How to Make an Everyday Salad the French Way
By Jean-Louis Vosgien
There are many ways to make a salad and many people like to have salads at least once a day. To keep a diet interesting and nutritional, it is good to master the art of being able to whip up a different salad “out of nothing”! Try to avoid just serving lettuce. Be creative as you like in making this delicious part of a meal.
In my opinion, one of the most important ingredients in a salad is it’s dressing. There is nothing more perfect than a great home-made dressing!
The easiest way to dress the salad (and most classic in France) is to prepare the dressing directly in the salad bowl before adding the vegetables. The recipe is: one part (or spoon) of red wine vinegar, add salt (optional, you can also add finely chopped pepper, shallots, onions, garlic or fresh herbs at this stage), mix until the salt is dissolved. Now add three times the quantity of olive oil or canola (or a mixture) and whisk a little with a fork, then add the salad vegetables and toss.
To prepare vegetables for a salad, slice them very finely (with a small peeling knife or mandolin) and add. Note: you can use almost any raw vegetable if you cut it finely enough like: fennel, carrots, green beans, zucchini, beetroots, celery, artichokes, cauliflower, broccoli, various root vegetables (but not raw potatoes) as well as the usual vegetables that you can put into a salad like cucumbers, tomatoes etc. The trick is to slice everything very finely. Mix everything together (add lettuce or anything else that you have) and dress with any dressing you like or have and serve!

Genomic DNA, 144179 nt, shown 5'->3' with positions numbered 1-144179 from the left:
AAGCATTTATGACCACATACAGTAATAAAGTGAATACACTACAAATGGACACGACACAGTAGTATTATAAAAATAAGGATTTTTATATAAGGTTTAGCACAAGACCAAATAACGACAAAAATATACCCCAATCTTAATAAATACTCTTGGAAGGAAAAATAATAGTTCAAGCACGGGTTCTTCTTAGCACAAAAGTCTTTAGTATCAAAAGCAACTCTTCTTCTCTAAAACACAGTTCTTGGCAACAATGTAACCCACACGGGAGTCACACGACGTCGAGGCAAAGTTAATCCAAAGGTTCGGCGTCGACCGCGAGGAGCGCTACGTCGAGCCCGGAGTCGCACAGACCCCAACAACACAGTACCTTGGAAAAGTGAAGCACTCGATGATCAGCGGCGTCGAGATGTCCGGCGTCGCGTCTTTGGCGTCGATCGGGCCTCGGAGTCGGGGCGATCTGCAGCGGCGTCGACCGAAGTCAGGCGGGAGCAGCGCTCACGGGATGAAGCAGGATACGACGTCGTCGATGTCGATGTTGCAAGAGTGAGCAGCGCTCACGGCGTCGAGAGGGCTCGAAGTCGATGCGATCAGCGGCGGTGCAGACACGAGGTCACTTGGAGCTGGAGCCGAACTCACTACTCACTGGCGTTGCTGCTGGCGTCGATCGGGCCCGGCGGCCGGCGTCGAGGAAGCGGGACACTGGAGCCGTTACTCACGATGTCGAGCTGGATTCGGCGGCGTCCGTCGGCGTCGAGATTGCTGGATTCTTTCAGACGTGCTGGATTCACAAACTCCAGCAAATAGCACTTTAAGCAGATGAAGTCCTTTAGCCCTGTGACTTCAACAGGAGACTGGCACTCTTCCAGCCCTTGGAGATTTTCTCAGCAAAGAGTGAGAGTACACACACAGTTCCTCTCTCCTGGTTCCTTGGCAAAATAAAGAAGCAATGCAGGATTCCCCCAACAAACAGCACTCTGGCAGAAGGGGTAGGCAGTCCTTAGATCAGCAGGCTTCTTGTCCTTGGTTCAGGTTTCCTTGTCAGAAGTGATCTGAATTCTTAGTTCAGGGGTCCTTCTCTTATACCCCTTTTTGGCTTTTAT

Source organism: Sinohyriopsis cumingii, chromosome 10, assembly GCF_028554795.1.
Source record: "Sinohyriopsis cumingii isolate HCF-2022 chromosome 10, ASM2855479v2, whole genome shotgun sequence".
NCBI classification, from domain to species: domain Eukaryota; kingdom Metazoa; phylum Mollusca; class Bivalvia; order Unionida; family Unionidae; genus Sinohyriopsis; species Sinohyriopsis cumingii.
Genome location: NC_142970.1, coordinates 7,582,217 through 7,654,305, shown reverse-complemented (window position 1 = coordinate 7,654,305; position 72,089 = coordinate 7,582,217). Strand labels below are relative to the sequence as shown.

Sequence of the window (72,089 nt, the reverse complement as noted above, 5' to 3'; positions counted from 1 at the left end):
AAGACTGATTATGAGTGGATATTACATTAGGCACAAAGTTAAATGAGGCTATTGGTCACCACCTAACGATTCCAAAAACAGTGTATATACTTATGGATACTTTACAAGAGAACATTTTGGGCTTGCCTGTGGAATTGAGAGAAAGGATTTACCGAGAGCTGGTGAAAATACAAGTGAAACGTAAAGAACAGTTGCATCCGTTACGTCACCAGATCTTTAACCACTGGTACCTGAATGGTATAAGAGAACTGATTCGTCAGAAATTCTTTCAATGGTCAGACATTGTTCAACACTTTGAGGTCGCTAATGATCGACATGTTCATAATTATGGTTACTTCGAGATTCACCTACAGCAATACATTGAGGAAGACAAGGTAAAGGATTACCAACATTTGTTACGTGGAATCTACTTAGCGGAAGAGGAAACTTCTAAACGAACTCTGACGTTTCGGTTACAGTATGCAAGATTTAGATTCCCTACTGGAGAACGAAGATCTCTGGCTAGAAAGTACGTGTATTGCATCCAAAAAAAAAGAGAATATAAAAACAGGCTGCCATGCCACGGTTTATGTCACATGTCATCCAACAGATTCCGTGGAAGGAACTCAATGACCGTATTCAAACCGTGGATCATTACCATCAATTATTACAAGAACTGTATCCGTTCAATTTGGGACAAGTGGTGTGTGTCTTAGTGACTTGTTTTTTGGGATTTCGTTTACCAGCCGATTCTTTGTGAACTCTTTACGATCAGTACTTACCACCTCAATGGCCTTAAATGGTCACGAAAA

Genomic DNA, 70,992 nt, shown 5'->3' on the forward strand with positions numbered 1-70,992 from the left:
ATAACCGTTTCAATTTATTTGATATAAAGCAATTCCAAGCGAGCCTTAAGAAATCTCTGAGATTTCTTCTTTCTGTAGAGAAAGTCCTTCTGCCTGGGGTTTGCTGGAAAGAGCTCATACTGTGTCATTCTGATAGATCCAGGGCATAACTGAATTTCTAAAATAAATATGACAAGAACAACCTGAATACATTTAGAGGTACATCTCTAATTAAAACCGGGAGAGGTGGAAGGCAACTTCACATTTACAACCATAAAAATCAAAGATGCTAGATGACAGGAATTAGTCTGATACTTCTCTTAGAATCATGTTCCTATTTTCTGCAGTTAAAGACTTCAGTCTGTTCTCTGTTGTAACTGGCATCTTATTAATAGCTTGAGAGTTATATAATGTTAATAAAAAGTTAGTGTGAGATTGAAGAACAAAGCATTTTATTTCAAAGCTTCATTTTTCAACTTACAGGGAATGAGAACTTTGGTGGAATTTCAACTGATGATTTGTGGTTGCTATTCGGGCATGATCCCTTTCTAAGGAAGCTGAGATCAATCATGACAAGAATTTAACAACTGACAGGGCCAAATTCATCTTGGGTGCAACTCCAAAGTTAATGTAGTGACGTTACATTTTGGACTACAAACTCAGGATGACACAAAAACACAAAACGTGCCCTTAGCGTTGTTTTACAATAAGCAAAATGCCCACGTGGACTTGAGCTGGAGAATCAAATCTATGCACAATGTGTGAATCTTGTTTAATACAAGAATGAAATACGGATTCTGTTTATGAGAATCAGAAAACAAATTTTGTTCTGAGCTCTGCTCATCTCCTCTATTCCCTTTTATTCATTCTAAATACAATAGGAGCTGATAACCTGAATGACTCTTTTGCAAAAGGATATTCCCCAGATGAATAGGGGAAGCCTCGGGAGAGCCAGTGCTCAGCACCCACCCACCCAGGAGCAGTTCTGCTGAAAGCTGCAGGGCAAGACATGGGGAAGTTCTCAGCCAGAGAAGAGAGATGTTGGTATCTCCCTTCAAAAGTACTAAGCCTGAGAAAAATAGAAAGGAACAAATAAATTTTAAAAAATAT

You can also make a tiny salad of any single raw vegetable you may have by grating and dressing it. You can even serve this as a separate dish to add variety to you meal planning. Great vegetables for this are carrots, beetroot or celeriac.
To learn more about salads and cooking tips you can download the free ebook excerpt "Cook French and Stay Slim" By Jean-Louis Vosgien
Jean-Louis Vosgien is a culinary consulting chef. He was the first chef in France to introduce in the 1980's fusion food, which at the time was unknown, and is considered an expert in that field by press people. He created two cookery schools, one in Saint-Tropez and the second in Lorgues, near Saint-Tropez He created a cake, famous in France, “Le Canelou de Provence”, sold today in the three major supermarket chains in France.
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